This is the tale of The Meat Locker. It’s a barbecue joint located in Thousand Oaks, Calif., a once-upon-a-time small town swallowed up by development in Ventura County, a 2,200-square mile stretch of forests, grassland and beachfront southeast of Los Angeles — and a population approaching a million people. Despite the suburban-style sprawl, it’s home to everything from snow-capped mountains where bears, cougars and bobcats still roam to sun-kissed beachfront property where multi-millionaires can be seen in their natural habitat.
Ventura County is where you’ll find the town of Simi Valley, notorious as the site of the Rodney King trial, less so as the home of the Ronald Reagan Presidential Library. More recently, Ventura County is where the LA Rams football team is mimicking much of the rest of America: They’re recent migrants from some cold, dreary Midwestern city lured out West by the prospect of getting rich in the Golden State.
The Rams are training for the upcoming NFL season on the practice fields at River Ridge in Oxnard, some 15 miles east of Thousand Oaks, which means that the team’s roster of very large men needs some local restaurants to fuel their off-season workouts.
A recent story in the Ventura County Star, titled, “Getting to the Meat of the Matter with the LA Rams” — hey, who gave them permission to use my tagline? — speculated that a couple high-end steakhouses in Oxnard would be likely destinations for hungry Rams.
But a tweet last week from Rams offensive lineman Jamon Brown that read, “Hungry!! What’s something good to eat in Thousand Oaks?” triggered multiple shout outs for the Meat Locker. As the article noted, “One fan even gave directions,” which leads to the restaurant’s backstory.
By the way? Brown stands 6’4” and tips the scales at 323 pounds (suggested playing weight), so he’s clearly a man in need of a heapin’ helping of healthy protein.
The Meat Locker first opened in the late 1950s — as an actual meat locker, a butcher shop that, legend has it, was the destination for cattle from Reagan’s Santa Ynez Valley ranch, where the two-term president was frequently photographed cutting firewood. In a plot twist straight out of “House of Cards,” the owner and head butcher, Bruce Oxford, was good friends with The Gipper, despite their political differences.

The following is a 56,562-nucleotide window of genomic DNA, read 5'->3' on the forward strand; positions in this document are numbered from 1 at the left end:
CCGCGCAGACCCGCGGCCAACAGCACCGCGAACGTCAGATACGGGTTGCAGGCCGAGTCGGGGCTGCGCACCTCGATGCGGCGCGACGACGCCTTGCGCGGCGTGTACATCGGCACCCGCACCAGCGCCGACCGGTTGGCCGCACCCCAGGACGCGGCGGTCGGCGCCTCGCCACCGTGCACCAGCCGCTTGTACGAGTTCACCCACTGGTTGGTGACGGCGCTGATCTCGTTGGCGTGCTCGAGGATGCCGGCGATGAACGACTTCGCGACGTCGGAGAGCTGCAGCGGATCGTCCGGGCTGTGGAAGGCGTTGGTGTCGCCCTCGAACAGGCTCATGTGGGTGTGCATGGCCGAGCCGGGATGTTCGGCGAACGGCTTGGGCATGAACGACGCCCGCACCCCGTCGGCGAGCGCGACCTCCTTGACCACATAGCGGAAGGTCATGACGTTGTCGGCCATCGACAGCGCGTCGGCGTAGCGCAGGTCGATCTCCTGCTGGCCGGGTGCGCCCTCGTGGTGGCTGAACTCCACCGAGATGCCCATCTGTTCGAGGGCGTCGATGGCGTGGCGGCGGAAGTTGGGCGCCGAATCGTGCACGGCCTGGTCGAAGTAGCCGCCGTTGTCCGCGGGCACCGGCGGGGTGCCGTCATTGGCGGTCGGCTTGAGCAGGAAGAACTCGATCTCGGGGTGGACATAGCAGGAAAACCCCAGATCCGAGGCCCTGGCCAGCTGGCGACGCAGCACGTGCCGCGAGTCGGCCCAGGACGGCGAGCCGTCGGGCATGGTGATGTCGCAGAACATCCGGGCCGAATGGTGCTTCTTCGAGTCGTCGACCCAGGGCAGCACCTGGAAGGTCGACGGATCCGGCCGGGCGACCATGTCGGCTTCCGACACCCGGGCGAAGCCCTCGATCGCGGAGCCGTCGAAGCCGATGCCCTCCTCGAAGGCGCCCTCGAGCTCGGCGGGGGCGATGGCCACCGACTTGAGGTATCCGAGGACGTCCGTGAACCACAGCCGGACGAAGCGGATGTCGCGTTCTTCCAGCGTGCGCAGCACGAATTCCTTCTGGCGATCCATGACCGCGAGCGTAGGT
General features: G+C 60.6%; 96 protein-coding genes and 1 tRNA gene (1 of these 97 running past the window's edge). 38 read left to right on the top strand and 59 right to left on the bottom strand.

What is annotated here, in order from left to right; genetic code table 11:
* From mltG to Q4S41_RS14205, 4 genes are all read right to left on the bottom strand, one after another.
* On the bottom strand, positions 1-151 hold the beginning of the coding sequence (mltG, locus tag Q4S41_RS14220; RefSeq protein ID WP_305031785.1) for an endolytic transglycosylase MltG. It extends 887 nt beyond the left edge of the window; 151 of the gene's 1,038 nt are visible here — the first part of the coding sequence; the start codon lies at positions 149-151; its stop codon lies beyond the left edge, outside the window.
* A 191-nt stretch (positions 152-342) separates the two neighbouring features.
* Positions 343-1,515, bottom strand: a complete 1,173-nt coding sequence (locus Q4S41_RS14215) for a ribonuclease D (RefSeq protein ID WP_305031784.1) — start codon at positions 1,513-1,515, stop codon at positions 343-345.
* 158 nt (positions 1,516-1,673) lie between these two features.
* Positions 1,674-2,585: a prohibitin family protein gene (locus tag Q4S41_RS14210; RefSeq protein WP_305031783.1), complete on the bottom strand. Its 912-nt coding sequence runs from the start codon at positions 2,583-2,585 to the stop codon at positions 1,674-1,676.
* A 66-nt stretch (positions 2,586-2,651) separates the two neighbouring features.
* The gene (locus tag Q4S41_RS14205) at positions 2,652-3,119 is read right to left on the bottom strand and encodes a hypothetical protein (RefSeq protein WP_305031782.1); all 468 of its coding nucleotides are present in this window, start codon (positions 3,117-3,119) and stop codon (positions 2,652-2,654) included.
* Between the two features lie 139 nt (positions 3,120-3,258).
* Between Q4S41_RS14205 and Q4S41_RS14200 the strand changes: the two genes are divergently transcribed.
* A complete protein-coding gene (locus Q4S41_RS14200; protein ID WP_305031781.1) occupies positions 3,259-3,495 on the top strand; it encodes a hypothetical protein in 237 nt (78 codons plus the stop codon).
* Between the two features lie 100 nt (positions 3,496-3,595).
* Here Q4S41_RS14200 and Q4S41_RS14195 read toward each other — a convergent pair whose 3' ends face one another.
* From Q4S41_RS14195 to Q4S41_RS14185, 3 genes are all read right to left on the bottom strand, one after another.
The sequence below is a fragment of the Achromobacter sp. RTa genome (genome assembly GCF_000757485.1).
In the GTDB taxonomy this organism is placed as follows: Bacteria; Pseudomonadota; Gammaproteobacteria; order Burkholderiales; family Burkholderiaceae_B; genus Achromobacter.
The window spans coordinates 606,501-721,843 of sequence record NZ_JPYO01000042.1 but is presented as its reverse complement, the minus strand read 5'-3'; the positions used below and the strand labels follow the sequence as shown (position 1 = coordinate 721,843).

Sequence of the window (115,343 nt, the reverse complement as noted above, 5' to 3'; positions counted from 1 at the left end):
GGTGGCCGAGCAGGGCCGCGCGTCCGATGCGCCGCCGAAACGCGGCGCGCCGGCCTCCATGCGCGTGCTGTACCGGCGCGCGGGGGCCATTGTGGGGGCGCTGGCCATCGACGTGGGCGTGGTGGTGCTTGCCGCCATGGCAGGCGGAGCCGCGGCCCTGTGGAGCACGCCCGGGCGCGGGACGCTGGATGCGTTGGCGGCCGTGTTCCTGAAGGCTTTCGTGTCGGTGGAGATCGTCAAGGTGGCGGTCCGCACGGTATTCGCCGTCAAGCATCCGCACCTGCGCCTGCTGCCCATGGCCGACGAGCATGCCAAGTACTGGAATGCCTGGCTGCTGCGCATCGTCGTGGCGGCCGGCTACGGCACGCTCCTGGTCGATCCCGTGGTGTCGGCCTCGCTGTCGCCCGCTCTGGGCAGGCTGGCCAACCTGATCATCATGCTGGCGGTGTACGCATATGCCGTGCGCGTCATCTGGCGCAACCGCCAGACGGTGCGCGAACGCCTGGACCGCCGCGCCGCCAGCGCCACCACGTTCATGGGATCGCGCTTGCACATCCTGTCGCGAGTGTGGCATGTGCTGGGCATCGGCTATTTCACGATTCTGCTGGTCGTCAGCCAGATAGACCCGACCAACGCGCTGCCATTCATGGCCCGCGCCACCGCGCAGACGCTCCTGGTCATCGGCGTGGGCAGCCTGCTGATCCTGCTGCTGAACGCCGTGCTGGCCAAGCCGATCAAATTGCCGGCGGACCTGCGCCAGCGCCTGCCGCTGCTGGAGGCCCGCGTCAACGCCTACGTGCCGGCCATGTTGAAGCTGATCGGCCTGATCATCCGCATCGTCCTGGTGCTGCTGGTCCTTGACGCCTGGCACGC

Decades later, the Meat Locker no longer butchers cattle; there’s not many left on the ranch lands that are now covered with ranch houses. But as the article stated, “The (very) casual restaurant has plenty of timeworn charm to make the [football players] feel right at home.”
As is true with many far more pretentious eateries, the walls of The Meat Locker are covered with “framed magazine covers and head shots of the athletes, TV stars, and other celebrities from the days before selfies replaced autographs.”
Wait — there are celebrities other than actors and athletes?
The restaurant’s current co-owner, Bruce’s daughter-in-law Robin Oxford, noted that Reagan hung out at The Meat Locker while awaiting the election returns in his 1966 bid for California governor, which he won convincingly on his way to the White House 14 years later.
And it was during Reagan’s White House years that the restaurant switched from butchery to barbecuing, along with a catering sideline that delivers its specialties to large groups of people, along with the large portions served to very large athletes.
For instance, The Meat Locker sells an entrée called the Manly Man Combination (see photo). For just $12.25 (tax and tip not included), you get a tri-tip sandwich containing a half-pound of sliced-to-order barbecued beef paired a choice of two sides.
And if you’re someone with the appetite, if not the physique, of an offensive lineman, you can add some a la carte selections to supplement your Manly Man Combo, including hot link sandwiches, or maybe a full rack of pork ribs ($18.50) or an order of Uncle Bum’s chicken (only $12.75 a pound).
So did Brown and his teammates follow the tweets urging them to hit The Meat Locker after leaving their locker room?
“I haven’t seen any Rams players,” Oxford told The Ventura County Star, “but I wouldn’t be surprised if some came by. It’s real food, no fluff.”
Which, unfortunately, is the opposite of the aspirations and lifestyles of most contemporary Californians.
Thankfully, there are still restaurants like The Meat Locker where, along with your meal, you can enjoy a hearty serving of two things people these days seem determined to ignore: history and heritage.
Dan Murphy is a food-industry journalist and commentator